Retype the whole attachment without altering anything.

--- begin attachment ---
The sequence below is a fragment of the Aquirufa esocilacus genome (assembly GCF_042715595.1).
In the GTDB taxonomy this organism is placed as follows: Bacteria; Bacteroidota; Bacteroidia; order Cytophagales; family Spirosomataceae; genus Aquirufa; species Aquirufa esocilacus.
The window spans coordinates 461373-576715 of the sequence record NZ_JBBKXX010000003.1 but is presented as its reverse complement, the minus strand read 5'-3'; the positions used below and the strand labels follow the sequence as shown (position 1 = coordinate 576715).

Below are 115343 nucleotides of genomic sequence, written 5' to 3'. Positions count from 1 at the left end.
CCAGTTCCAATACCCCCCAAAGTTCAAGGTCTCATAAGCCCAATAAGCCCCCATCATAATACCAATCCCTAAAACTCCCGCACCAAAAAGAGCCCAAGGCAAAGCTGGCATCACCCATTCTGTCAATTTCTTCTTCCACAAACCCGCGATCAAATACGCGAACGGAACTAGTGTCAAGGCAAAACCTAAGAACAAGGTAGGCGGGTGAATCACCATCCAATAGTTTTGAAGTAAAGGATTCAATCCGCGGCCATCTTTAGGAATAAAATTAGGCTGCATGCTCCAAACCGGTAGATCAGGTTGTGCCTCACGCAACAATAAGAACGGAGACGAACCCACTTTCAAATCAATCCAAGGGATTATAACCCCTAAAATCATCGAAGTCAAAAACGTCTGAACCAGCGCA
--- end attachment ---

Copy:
The sequence below is a fragment of the Aquirufa esocilacus genome (assembly GCF_042715595.1).
In the GTDB taxonomy this organism is placed as follows: Bacteria; Bacteroidota; Bacteroidia; order Cytophagales; family Spirosomataceae; genus Aquirufa; species Aquirufa esocilacus.
The window spans coordinates 461373-576715 of the sequence record NZ_JBBKXX010000003.1 but is presented as its reverse complement, the minus strand read 5'-3'; the positions used below and the strand labels follow the sequence as shown (position 1 = coordinate 576715).

Below are 115343 nucleotides of genomic sequence, written 5' to 3'. Positions count from 1 at the left end.
CCAGTTCCAATACCCCCCAAAGTTCAAGGTCTCATAAGCCCAATAAGCCCCCATCATAATACCAATCCCTAAAACTCCCGCACCAAAAAGAGCCCAAGGCAAAGCTGGCATCACCCATTCTGTCAATTTCTTCTTCCACAAACCCGCGATCAAATACGCGAACGGAACTAGTGTCAAGGCAAAACCTAAGAACAAGGTAGGCGGGTGAATCACCATCCAATAGTTTTGAAGTAAAGGATTCAATCCGCGGCCATCTTTAGGAATAAAATTAGGCTGCATGCTCCAAACCGGTAGATCAGGTTGTGCCTCACGCAACAATAAGAACGGAGACGAACCCACTTTCAAATCAATCCAAGGGATTATAACCCCTAAAATCATCGAAGTCAAAAACGTCTGAACCAGCGCA